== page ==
Posts Tagged ‘diet’

Micronutrients are nutrients required by humans and other living things throughout life in small quantities to orchestrate a whole range of physiological functions, but which the organism itself cannot produce.  (Canadian UNICEF Committee, Global Child Survival and Health, 2006, p.67)

I tend to find that many athletes underestimate the importance of vitamins and minerals, that’s why I found it appropriate to start this blog with the acronym, CHOPKINS Cafe MG.  This acronym stands for the bio elements that make up the fundamental structures of all living things; carbon, hydrogen, oxygen, phosphorus, potassium, iodine, nitrogen, calcium, iron, and magnesium.  Quite simply, these are the “bare necessities” needed for mammalian existence.  Vitamins are organic compounds that a living organism requires in trace quantities for good health, but which the organism can not synthesize and therefore must be obtain through it’s diet.  Vitamins are not an energy source but play a vital role in releasing the energy that is stored in foods consumed for sustenance.  Vitamins play a key role in the control and regulation of enzymes, as well as, the nervous, endocrine, and immune systems.  Minerals in contrast to vitamins are inorganic compounds.  Minerals require no digestion, and some may even be stored in the liver.  Minerals are vital in the formation of strong bones and teeth, they also help control the nervous system, fluid balance, muscular contractions, as well as, some hormone functions and enzyme secretion.  Electrolytes provide the proper electrical charge within bodily fluids for the transmission of nerve impulses, muscular contraction, proper acid-base balance for ideal ph and overall fluid levels.  Without getting into specific detail of each particular vitamin, mineral, or electrolyte… The key take home message here is the importance of a balanced nutrition program, a quality vitamin/mineral supplement, and the significants of proper hydration and electrolyte replenishment.  As an athlete, the aforementioned elements are lost through sweat, respiration, physical, and mental stress to the body.  In order to perform at optimal levels at all times, I can’t stress enough the importance of proper nutrition and supplementation.  Intensely trained athletes don’t necessarily have a difference in micronutrient requirements than that of the average person… However, the requirement is typically far greater.

Many studies have been done on athletes using vitamin and mineral supplements.  The outcome is consistently the same,  supplemented athletes show greater performance, for longer periods of time then non-supplemented athletes.  It’s nice to think that it’s a possible to ingest the required amount of vitamins and minerals from one’s diet, but in today’s day and age of pesticides, preservatives, and poor soil quality it’s nearly impossible (I hate to be negative, but let’s be honest here).  I personally believe, as an elite athlete being spot on with one’s nutrition program AND giving an equal amount of attention to micronutrient supplementation based on vitamin/mineral testing is essential to performance.  This simple process will eliminate the guess work involved, ensuring each athlete knows exactly what he or she as an individual is lacking in order to attain… Ultimate Human Performance!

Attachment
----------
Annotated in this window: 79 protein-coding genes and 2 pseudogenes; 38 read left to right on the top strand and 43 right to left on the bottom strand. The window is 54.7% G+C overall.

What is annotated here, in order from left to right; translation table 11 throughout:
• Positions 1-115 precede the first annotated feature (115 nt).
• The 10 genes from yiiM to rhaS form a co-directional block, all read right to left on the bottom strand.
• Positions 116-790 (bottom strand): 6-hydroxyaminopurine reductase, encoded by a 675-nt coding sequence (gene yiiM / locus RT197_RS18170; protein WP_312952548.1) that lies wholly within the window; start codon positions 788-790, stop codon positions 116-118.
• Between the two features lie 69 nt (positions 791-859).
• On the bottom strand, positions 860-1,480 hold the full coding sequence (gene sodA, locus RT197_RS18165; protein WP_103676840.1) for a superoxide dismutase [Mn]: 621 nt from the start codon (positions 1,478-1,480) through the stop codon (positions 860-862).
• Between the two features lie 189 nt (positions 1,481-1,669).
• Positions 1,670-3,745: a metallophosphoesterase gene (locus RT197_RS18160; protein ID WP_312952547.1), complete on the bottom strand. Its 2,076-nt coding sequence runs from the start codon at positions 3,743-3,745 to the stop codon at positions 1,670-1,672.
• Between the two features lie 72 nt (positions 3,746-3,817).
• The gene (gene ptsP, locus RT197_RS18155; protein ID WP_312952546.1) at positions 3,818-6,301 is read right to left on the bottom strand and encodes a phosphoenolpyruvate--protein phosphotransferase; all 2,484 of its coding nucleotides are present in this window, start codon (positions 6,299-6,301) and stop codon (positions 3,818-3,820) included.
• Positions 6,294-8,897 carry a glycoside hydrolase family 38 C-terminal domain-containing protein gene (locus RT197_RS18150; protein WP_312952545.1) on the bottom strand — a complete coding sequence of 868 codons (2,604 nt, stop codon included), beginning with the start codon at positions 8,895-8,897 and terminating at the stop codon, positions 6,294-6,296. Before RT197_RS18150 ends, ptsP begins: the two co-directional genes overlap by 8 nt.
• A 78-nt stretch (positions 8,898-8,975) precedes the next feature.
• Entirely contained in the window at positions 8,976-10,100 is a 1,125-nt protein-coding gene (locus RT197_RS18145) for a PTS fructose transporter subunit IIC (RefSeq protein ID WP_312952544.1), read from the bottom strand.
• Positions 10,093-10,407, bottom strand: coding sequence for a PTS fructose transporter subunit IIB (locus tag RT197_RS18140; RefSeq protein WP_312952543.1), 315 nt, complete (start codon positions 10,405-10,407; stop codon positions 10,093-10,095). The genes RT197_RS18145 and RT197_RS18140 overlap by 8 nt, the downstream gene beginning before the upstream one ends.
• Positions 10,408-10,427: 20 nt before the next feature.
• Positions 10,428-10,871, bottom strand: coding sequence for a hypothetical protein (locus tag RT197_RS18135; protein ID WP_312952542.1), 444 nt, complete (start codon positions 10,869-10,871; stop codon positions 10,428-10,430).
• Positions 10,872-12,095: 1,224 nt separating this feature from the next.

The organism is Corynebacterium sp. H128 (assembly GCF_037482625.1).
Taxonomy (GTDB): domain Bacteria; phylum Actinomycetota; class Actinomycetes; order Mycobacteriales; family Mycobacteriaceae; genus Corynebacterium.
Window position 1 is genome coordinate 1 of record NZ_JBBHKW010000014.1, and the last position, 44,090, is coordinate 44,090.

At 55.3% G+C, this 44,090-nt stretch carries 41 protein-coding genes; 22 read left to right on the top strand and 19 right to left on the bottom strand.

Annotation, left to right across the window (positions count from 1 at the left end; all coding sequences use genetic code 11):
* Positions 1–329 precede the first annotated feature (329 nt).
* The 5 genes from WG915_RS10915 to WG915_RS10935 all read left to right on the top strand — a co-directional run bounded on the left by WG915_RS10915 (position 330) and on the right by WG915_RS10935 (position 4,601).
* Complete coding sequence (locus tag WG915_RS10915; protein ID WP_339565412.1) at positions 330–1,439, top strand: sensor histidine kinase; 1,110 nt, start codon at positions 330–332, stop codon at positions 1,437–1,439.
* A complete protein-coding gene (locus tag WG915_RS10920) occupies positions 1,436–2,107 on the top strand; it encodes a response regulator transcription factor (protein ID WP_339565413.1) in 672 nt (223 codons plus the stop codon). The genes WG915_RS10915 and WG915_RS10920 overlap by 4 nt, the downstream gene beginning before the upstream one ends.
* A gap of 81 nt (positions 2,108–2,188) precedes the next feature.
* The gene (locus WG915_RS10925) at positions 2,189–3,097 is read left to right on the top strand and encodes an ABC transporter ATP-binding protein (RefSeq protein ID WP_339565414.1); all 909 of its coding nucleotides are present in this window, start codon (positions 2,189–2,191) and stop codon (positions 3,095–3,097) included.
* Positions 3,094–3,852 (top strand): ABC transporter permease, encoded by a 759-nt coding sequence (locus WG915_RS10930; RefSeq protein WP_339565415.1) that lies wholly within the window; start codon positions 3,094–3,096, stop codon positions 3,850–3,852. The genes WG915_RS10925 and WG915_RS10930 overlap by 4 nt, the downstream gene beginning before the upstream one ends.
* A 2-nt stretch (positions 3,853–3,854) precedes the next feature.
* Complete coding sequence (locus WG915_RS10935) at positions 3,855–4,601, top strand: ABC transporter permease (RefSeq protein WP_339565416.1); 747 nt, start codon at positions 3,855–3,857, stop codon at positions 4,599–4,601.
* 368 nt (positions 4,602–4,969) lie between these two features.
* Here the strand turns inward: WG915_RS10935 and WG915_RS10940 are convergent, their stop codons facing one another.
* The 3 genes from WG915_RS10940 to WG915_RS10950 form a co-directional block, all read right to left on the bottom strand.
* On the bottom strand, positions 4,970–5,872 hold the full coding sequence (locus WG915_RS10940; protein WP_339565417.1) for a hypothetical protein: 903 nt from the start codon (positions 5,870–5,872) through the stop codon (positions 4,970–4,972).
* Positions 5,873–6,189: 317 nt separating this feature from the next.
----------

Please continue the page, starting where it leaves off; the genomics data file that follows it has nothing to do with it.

The Forbidden (timing of) Fruit!.

    One of my early mentors in bodybuilding used a phrase to explain ones relationship w/ the scale.  “The scale doesn’t lie, but it sure don’t tell the truth!”  How is that possible!??  Allow me to start by tackling the age old question- “What’s the difference between losing weight and losing fat?”  The common belief is that if you simply reduce your caloric intake you will lose weight and change your body composition.  This approach becomes flawed very quickly!

“Action is the fundamental key to all success.” -Pablo Picasso

    When the body experiences a continual decrease in caloric intake, it will lose both fat and muscle.  As a result, the numbers on the scale will drop twice as quickly.  However, muscle comprises a machinery necessary to burn fat.  If you lose this fat burning machinery, your body will not be able to maintain the weight loss (less muscle = fewer calories burned).
When attempting to lose “weight” the primary goal is the retention or increase of the present lean muscle tissue, which will enable you to burn more fat and eat more food.  Typically, when designing a weight loss program often times people initially state that they won’t be able to consume the amount of food recommended.  However, it generally does not take long for most clients to become accustomed to, and enjoy the quantity of food.  Additionally, the elevation in caloric intake becomes necessary in order to increase lean muscle mass.  As previously stated…by increasing your lean muscle tissue this will increase ones ability to burn fat!

“Believe in yourself!  Have faith in your abilities!  Without a humble but reasonable confidence in your own powers you cannot be successful or happy.” -Norman Vincent Peale